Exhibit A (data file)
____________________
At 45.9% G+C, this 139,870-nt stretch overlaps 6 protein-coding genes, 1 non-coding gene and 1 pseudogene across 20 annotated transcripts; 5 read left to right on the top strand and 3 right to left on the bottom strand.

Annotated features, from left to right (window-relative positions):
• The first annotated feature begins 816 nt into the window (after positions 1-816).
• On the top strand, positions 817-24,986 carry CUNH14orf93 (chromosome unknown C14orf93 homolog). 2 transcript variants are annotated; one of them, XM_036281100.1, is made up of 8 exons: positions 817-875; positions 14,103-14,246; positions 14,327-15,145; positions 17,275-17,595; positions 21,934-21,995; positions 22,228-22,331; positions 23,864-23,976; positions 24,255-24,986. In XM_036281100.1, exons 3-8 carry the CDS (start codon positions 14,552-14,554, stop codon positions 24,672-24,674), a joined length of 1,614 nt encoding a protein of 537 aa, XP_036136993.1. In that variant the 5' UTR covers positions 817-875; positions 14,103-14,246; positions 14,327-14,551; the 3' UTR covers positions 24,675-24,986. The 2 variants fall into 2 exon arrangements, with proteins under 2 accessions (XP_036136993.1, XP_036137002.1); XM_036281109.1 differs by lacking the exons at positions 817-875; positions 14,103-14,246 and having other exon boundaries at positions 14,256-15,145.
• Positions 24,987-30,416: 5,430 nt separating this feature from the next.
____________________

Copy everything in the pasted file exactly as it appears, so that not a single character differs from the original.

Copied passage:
At 45.9% G+C, this 139,870-nt stretch overlaps 6 protein-coding genes, 1 non-coding gene and 1 pseudogene across 20 annotated transcripts; 5 read left to right on the top strand and 3 right to left on the bottom strand.

Annotated features, from left to right (window-relative positions):
• The first annotated feature begins 816 nt into the window (after positions 1-816).
• On the top strand, positions 817-24,986 carry CUNH14orf93 (chromosome unknown C14orf93 homolog). 2 transcript variants are annotated; one of them, XM_036281100.1, is made up of 8 exons: positions 817-875; positions 14,103-14,246; positions 14,327-15,145; positions 17,275-17,595; positions 21,934-21,995; positions 22,228-22,331; positions 23,864-23,976; positions 24,255-24,986. In XM_036281100.1, exons 3-8 carry the CDS (start codon positions 14,552-14,554, stop codon positions 24,672-24,674), a joined length of 1,614 nt encoding a protein of 537 aa, XP_036136993.1. In that variant the 5' UTR covers positions 817-875; positions 14,103-14,246; positions 14,327-14,551; the 3' UTR covers positions 24,675-24,986. The 2 variants fall into 2 exon arrangements, with proteins under 2 accessions (XP_036136993.1, XP_036137002.1); XM_036281109.1 differs by lacking the exons at positions 817-875; positions 14,103-14,246 and having other exon boundaries at positions 14,256-15,145.
• Positions 24,987-30,416: 5,430 nt separating this feature from the next.